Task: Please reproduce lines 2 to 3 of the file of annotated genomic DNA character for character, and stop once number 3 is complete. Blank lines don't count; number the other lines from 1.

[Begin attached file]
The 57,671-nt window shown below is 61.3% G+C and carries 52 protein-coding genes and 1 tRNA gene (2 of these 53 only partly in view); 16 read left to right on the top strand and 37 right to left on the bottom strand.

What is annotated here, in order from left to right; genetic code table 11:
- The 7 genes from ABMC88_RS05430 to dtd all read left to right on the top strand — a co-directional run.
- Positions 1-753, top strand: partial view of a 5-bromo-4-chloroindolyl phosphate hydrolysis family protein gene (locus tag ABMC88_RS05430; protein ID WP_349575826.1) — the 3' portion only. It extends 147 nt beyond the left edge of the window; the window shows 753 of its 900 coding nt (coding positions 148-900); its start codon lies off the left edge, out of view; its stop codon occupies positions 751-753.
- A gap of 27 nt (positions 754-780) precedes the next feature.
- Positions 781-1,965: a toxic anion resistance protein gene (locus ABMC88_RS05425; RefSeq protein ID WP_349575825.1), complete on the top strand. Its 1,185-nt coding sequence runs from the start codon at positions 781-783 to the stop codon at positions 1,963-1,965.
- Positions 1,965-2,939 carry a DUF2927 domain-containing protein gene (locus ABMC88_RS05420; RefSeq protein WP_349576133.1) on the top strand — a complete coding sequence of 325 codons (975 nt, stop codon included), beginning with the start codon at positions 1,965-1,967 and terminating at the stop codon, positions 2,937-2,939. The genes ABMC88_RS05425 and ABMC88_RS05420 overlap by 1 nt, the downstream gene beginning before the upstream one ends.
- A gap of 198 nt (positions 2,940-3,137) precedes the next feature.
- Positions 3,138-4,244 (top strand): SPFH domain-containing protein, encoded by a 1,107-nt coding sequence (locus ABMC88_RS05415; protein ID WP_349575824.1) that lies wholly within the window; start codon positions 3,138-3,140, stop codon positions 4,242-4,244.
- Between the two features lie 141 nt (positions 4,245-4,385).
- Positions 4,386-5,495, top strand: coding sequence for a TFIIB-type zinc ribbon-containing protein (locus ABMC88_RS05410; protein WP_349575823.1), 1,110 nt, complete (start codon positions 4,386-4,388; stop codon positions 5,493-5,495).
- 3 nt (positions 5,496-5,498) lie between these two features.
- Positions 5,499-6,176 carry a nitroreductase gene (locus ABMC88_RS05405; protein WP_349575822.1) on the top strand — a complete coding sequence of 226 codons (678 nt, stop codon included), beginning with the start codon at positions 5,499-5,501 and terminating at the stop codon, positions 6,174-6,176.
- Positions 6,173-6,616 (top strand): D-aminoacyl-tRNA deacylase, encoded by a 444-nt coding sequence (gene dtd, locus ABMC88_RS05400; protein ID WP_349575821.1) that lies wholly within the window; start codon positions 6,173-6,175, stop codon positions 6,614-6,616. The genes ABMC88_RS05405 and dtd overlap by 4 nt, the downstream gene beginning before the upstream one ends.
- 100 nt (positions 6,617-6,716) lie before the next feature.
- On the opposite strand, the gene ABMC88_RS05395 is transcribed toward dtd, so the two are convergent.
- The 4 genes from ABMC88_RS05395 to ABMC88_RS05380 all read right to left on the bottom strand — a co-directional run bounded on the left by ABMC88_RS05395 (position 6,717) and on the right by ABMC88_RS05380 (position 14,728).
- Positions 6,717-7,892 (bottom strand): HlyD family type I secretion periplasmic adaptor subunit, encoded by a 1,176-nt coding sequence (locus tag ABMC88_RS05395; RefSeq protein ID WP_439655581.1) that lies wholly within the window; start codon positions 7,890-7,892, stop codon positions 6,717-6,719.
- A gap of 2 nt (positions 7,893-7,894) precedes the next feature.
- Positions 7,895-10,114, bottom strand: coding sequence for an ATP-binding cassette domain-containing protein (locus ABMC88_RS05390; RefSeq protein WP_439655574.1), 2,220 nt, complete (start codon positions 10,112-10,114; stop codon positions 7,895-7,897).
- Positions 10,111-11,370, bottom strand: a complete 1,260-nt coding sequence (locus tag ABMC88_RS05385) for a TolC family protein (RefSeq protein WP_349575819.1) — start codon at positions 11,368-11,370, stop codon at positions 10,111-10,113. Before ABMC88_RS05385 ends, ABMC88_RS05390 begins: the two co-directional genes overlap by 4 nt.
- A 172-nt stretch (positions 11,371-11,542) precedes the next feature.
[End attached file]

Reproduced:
What is annotated here, in order from left to right; genetic code table 11:
- The 7 genes from ABMC88_RS05430 to dtd all read left to right on the top strand — a co-directional run.